A friend recently completed the Triangle Loop on his 43-foot Eastbay cruiser. Erie Canal, Lake Ontario, Thousand Islands, Rideau Canal, Chambly and Richelieu canals into Lake Champlain, down the Hudson, and off the coast of New Jersey on a flat Atlantic Ocean. A lovely trip with his wife, a real trooper to deal with 103 locks this summer.

(Seen below: A map of the Triangle Loop.)

map of the triangle loop

Back in Annapolis, he ponders what is next. The Eastbay has proven ideal for his style of cruising, yet he has now completed his bucket list of cruises out of the MidAtlantic area. He knows it is not the right boat for cocktail cruises around Annapolis. It is a great cruising boat, and if he has already done the Chesapeake Bay, ICW, New England, and Canadian cruising, then what is left to do?

Maybe time for a different boat?

Other friends ordered a new motoryacht when they retired, a spectacularly comfortable boat for a couple with the resources to do it right. They cruised for years on a Monk 36, but now with plenty of time, they bought the boat of their dreams to do everything they could hope to experience in the new boat. New England, the Caribbean, various legs of interest of the Great Loop, and holidays in New York City with the family.

They did what they set out to do on the boat. Smart people who are very much in touch with their priorities and overall life plan. They sold the motoryacht after a couple of years to buy a center console fishing machine to fit their life down in a new home in the Florida Keys.

I contrast the above examples to folks I know who are literally stuck in their boat. I know them well, as I was once stuck myself. Having bought my ideal boat, it became so familiar, so much a part of my boating persona. I tried to make it fit even as I gained experience and my dream changed. I found new adventures on the horizon, yet I could not bring myself to accept that it no longer was the right boat for me.

I could have saved myself a lot of grief and unnecessary bother had I just been honest with myself and talked to a broker who could help me out of the fog.

Life is so much easier if we find joy and new adventures in a boat that fits our reality now. There is no point in struggling to accept the status quo if it doesn’t fit reality. And getting back to my initial comments about the boat shows, there are so many great choices out there, I simply see no reason not to explore them and see if there is a better fit.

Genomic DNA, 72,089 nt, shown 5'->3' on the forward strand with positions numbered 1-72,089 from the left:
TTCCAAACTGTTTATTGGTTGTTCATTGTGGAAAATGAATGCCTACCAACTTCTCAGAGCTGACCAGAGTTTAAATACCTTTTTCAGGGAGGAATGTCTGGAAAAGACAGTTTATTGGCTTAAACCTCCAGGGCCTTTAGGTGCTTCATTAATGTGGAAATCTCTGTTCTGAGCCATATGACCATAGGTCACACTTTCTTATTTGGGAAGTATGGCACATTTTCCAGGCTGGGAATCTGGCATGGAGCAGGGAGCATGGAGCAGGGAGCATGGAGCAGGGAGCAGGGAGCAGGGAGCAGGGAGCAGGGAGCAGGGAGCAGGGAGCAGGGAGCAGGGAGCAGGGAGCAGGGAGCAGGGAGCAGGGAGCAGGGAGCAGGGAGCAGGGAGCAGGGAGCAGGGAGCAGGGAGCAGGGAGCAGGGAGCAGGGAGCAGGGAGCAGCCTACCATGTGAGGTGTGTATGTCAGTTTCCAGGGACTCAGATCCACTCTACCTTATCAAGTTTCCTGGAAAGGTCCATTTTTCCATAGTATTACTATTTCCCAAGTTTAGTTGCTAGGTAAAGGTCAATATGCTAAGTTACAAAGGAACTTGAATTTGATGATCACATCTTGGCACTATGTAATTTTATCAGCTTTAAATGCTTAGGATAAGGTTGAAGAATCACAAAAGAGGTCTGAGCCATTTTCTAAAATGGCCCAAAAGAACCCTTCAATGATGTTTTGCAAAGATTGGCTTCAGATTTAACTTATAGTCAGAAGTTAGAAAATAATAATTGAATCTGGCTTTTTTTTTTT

(Seen below: The Seattle Yachts team attends boat shows from Florida, to Annapolis, to California, and the Pacific Northwest.)

seattle yachts team at boat show

I am a huge advocate of buying a newer boat when it is time to go cruising, rather than taking an ancient mariner and finding new exotic places to fix it. Seriously, it doesn’t matter if it is sail or power, a boat that is newer than 10 years won’t have nearly the issues as one that is 25 to 50 years old. Systems, wiring, plumbing, mechanicals, even the building practices to which they were built (if followed at all) were far less enlightened as more recent standards. That goes for everything in the boat.

Take off into the sunset on an older boat that has its original water heater that is now almost 20 years old. Why are you surprised where it stops working now that you are using it full time? On a stabilized trawler, leave on your cruise with well used, original fin stabilizers, and expect the system to work flawlessly as you cross an ocean. And you are surprised when you have issues???

I look around at all the cool boats that we sell at Seattle Yachts and see how many of them are a better fit than that 43-foot Eastbay now that long cruises are checked off the list.

I think of all the people who prefer to travel at single digit speeds with a single diesel engine and want a comfortable layout in a boat that is lower maintenance with great access. And can be loaded on a trailer to reach the different cruising grounds across North America. Have you seen SeaPiper 35? Check it out.

That senior solo sailor could benefit from a newer sailboat, and her downtime would be reduced if everything on the boat was still in its prime of less than 10 years old. That goes for systems, rigging, autopilot, even sails. (One can still argue that she would be safer doing something other than solo sailing at her age around the Pacific. Find a willing and able crew?)

Once you embrace change, it can easily become a fun adventure again. Finding the next boat among today’s great choices is great fun and the right boat is out there, perhaps several. Being stuck in a boat that no longer fits makes no sense at all.

It’s all about fun, adventure, and experiencing life on your terms. Why not do it in style on a boat that fits your idea of a life well lived. Today.